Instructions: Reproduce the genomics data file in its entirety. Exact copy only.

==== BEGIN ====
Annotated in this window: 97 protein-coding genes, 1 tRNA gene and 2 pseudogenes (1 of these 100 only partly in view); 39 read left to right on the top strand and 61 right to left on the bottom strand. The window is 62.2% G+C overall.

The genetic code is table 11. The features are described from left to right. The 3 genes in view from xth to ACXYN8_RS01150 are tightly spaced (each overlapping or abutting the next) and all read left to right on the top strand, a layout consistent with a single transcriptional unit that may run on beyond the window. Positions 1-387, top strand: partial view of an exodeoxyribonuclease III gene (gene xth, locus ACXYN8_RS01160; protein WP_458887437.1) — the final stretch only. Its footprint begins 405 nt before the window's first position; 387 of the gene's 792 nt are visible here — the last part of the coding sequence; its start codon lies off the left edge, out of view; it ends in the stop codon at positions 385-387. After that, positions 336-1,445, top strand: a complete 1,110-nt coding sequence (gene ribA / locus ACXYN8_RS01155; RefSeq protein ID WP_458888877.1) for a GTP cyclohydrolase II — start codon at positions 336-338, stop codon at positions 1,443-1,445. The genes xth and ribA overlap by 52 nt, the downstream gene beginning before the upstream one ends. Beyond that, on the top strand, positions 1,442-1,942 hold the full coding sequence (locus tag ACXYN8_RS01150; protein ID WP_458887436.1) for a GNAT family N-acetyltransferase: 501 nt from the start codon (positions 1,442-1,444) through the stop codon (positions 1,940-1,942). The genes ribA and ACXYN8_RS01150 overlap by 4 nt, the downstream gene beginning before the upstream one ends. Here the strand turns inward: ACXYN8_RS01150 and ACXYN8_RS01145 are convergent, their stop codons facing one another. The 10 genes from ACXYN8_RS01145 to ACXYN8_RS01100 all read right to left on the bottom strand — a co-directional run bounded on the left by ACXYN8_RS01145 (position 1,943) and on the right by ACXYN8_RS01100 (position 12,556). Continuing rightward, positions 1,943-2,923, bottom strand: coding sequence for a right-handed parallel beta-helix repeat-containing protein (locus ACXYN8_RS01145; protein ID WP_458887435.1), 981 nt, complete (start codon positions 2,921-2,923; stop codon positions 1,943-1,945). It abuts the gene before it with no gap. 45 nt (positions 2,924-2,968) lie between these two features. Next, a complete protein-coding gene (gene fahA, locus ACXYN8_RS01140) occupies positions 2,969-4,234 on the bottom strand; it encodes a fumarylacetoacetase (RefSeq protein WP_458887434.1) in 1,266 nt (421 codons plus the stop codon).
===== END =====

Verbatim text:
Annotated in this window: 97 protein-coding genes, 1 tRNA gene and 2 pseudogenes (1 of these 100 only partly in view); 39 read left to right on the top strand and 61 right to left on the bottom strand. The window is 62.2% G+C overall.

The genetic code is table 11. The features are described from left to right. The 3 genes in view from xth to ACXYN8_RS01150 are tightly spaced (each overlapping or abutting the next) and all read left to right on the top strand, a layout consistent with a single transcriptional unit that may run on beyond the window. Positions 1-387, top strand: partial view of an exodeoxyribonuclease III gene (gene xth, locus ACXYN8_RS01160; protein WP_458887437.1) — the final stretch only. Its footprint begins 405 nt before the window's first position; 387 of the gene's 792 nt are visible here — the last part of the coding sequence; its start codon lies off the left edge, out of view; it ends in the stop codon at positions 385-387. After that, positions 336-1,445, top strand: a complete 1,110-nt coding sequence (gene ribA / locus ACXYN8_RS01155; RefSeq protein ID WP_458888877.1) for a GTP cyclohydrolase II — start codon at positions 336-338, stop codon at positions 1,443-1,445. The genes xth and ribA overlap by 52 nt, the downstream gene beginning before the upstream one ends. Beyond that, on the top strand, positions 1,442-1,942 hold the full coding sequence (locus tag ACXYN8_RS01150; protein ID WP_458887436.1) for a GNAT family N-acetyltransferase: 501 nt from the start codon (positions 1,442-1,444) through the stop codon (positions 1,940-1,942). The genes ribA and ACXYN8_RS01150 overlap by 4 nt, the downstream gene beginning before the upstream one ends. Here the strand turns inward: ACXYN8_RS01150 and ACXYN8_RS01145 are convergent, their stop codons facing one another. The 10 genes from ACXYN8_RS01145 to ACXYN8_RS01100 all read right to left on the bottom strand — a co-directional run bounded on the left by ACXYN8_RS01145 (position 1,943) and on the right by ACXYN8_RS01100 (position 12,556). Continuing rightward, positions 1,943-2,923, bottom strand: coding sequence for a right-handed parallel beta-helix repeat-containing protein (locus ACXYN8_RS01145; protein ID WP_458887435.1), 981 nt, complete (start codon positions 2,921-2,923; stop codon positions 1,943-1,945). It abuts the gene before it with no gap. 45 nt (positions 2,924-2,968) lie between these two features. Next, a complete protein-coding gene (gene fahA, locus ACXYN8_RS01140) occupies positions 2,969-4,234 on the bottom strand; it encodes a fumarylacetoacetase (RefSeq protein WP_458887434.1) in 1,266 nt (421 codons plus the stop codon).